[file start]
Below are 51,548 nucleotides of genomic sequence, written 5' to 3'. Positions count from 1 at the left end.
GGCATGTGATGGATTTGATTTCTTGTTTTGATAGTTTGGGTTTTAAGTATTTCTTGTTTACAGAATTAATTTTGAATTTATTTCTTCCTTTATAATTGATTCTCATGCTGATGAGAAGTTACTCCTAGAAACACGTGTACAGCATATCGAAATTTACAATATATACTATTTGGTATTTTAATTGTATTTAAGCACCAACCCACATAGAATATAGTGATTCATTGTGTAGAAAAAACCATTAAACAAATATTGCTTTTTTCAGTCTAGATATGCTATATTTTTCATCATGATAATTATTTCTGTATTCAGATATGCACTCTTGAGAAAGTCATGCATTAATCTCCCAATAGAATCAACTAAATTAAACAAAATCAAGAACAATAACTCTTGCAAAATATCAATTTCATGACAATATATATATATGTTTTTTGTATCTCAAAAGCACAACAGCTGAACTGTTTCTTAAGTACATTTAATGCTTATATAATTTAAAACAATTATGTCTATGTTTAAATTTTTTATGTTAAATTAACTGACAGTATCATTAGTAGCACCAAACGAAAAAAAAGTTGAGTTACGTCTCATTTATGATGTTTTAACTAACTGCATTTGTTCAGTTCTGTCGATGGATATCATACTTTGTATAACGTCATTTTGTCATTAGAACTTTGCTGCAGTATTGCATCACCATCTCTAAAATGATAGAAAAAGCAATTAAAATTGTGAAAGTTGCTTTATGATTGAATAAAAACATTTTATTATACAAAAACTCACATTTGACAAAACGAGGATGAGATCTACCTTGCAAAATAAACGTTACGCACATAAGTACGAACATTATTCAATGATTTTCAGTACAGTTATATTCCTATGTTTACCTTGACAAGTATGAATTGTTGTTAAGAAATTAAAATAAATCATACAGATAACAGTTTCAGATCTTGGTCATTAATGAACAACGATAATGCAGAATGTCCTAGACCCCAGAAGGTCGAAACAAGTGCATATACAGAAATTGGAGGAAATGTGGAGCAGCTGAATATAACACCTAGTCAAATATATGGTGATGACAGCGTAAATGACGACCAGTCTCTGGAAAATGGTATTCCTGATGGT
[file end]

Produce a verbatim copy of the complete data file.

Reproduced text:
Below are 51,548 nucleotides of genomic sequence, written 5' to 3'. Positions count from 1 at the left end.
GGCATGTGATGGATTTGATTTCTTGTTTTGATAGTTTGGGTTTTAAGTATTTCTTGTTTACAGAATTAATTTTGAATTTATTTCTTCCTTTATAATTGATTCTCATGCTGATGAGAAGTTACTCCTAGAAACACGTGTACAGCATATCGAAATTTACAATATATACTATTTGGTATTTTAATTGTATTTAAGCACCAACCCACATAGAATATAGTGATTCATTGTGTAGAAAAAACCATTAAACAAATATTGCTTTTTTCAGTCTAGATATGCTATATTTTTCATCATGATAATTATTTCTGTATTCAGATATGCACTCTTGAGAAAGTCATGCATTAATCTCCCAATAGAATCAACTAAATTAAACAAAATCAAGAACAATAACTCTTGCAAAATATCAATTTCATGACAATATATATATATGTTTTTTGTATCTCAAAAGCACAACAGCTGAACTGTTTCTTAAGTACATTTAATGCTTATATAATTTAAAACAATTATGTCTATGTTTAAATTTTTTATGTTAAATTAACTGACAGTATCATTAGTAGCACCAAACGAAAAAAAAGTTGAGTTACGTCTCATTTATGATGTTTTAACTAACTGCATTTGTTCAGTTCTGTCGATGGATATCATACTTTGTATAACGTCATTTTGTCATTAGAACTTTGCTGCAGTATTGCATCACCATCTCTAAAATGATAGAAAAAGCAATTAAAATTGTGAAAGTTGCTTTATGATTGAATAAAAACATTTTATTATACAAAAACTCACATTTGACAAAACGAGGATGAGATCTACCTTGCAAAATAAACGTTACGCACATAAGTACGAACATTATTCAATGATTTTCAGTACAGTTATATTCCTATGTTTACCTTGACAAGTATGAATTGTTGTTAAGAAATTAAAATAAATCATACAGATAACAGTTTCAGATCTTGGTCATTAATGAACAACGATAATGCAGAATGTCCTAGACCCCAGAAGGTCGAAACAAGTGCATATACAGAAATTGGAGGAAATGTGGAGCAGCTGAATATAACACCTAGTCAAATATATGGTGATGACAGCGTAAATGACGACCAGTCTCTGGAAAATGGTATTCCTGATGGT